Yitzhak Shichor, a professor emeritus in Asian studies and political science at the University of Haifa, explains the changing Chinese perceptions of Israel's relations with the Arabs, with the Arab impact on Chinese-Israeli relations. Initially, after its foundation in 1949, the Peoples Republic of China (PRC) was much more interested in establishing relations with Israel than with the Arab countries, for a number of reasons. Nevertheless, Israel delayed its decision about diplomatic relations with China, so that by 1953 China had lost interest. The most important factor was the Chinese awareness of the importance in quantity as well as in quality of the Arab and the Muslim countries in the struggle against imperialism. Although Israel voted for China's admission to the UN in October 1971 and transmitted its interest in establishing diplomatic relations with China, Beijing still rejected official ties with Israel. The Chinese decided to establish diplomatic relations with Israel by the late 1980s determined by the Arab-Israeli conflict. Following a few years of informal relations and exploration that included Saudi acquisition of Chinese DF-3 IRBMs (intermediate range ballistic missiles), Beijing and Riyadh established diplomatic relations on 21 July 1990.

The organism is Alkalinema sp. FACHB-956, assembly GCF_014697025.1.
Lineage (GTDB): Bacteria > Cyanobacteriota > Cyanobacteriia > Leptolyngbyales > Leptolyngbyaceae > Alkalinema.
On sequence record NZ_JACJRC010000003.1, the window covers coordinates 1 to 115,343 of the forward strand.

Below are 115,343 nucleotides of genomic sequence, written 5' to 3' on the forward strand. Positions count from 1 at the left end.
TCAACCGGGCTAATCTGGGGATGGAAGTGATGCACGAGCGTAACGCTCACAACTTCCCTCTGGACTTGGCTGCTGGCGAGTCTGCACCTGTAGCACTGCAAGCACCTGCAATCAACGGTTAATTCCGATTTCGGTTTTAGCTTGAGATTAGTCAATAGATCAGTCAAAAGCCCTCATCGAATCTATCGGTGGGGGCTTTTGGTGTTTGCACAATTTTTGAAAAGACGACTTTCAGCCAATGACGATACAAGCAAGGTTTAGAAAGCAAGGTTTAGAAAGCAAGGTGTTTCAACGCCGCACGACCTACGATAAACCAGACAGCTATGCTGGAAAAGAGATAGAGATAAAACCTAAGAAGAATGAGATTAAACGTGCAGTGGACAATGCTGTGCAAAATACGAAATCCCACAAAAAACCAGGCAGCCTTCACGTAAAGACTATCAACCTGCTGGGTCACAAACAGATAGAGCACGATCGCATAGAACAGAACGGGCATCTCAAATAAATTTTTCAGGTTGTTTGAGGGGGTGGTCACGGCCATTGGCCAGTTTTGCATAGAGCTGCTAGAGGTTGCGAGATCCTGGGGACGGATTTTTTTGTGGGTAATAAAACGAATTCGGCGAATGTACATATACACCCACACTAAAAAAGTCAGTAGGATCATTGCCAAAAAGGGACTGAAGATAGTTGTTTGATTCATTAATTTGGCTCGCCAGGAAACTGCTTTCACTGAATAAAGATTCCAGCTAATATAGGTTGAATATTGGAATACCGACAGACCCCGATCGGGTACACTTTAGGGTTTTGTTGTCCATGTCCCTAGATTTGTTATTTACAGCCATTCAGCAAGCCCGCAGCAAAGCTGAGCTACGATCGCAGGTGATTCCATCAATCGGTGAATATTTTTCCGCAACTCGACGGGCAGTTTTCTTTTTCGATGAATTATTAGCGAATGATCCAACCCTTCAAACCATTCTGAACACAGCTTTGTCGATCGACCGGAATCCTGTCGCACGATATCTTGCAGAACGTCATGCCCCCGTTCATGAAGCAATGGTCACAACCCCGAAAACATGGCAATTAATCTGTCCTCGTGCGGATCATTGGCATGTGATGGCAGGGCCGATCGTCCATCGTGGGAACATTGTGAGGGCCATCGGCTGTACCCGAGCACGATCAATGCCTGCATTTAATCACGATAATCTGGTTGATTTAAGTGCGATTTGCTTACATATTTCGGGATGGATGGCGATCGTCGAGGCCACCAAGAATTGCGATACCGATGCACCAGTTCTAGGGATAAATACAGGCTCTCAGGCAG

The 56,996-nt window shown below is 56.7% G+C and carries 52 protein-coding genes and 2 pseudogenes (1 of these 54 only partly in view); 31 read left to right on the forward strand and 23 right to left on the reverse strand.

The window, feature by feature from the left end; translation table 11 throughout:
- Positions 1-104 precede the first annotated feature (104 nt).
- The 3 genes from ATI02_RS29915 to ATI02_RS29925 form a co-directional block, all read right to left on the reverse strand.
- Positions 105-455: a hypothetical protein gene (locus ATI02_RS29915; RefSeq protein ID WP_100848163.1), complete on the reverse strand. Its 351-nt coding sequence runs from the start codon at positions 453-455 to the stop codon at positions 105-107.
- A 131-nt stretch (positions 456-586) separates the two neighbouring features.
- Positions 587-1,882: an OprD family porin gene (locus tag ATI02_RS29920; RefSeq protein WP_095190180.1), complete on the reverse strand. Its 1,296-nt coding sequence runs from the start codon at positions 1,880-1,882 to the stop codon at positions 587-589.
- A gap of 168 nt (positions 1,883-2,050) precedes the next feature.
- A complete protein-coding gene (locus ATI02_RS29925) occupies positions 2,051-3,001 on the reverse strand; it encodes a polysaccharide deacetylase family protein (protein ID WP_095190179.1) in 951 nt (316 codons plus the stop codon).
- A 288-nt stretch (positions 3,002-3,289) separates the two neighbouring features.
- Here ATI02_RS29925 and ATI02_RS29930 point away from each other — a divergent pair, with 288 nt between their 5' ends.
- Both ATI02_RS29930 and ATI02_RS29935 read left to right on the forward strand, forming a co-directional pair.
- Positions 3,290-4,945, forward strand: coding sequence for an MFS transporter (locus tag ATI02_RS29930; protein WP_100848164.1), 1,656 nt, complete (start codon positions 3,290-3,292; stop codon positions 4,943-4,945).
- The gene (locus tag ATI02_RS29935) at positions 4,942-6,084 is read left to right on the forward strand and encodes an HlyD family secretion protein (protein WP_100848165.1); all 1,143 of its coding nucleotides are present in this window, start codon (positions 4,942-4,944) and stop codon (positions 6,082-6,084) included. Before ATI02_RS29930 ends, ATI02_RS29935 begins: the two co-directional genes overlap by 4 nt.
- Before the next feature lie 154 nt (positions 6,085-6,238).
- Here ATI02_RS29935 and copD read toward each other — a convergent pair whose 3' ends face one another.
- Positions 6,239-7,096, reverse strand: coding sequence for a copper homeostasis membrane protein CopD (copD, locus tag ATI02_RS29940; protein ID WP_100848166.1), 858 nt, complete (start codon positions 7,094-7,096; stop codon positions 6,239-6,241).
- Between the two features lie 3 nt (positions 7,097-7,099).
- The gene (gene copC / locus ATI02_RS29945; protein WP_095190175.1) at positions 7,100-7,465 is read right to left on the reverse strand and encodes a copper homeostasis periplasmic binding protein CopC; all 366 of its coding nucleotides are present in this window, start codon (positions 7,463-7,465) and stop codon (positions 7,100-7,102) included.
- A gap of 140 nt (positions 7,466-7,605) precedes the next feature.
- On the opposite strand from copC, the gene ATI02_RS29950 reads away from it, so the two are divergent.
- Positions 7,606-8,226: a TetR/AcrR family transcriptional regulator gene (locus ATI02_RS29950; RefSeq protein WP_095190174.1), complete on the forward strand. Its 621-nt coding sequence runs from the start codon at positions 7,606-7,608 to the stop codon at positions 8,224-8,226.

ASJC Scopus subject areas
- Geography, Planning and Development
- Political Science and International Relations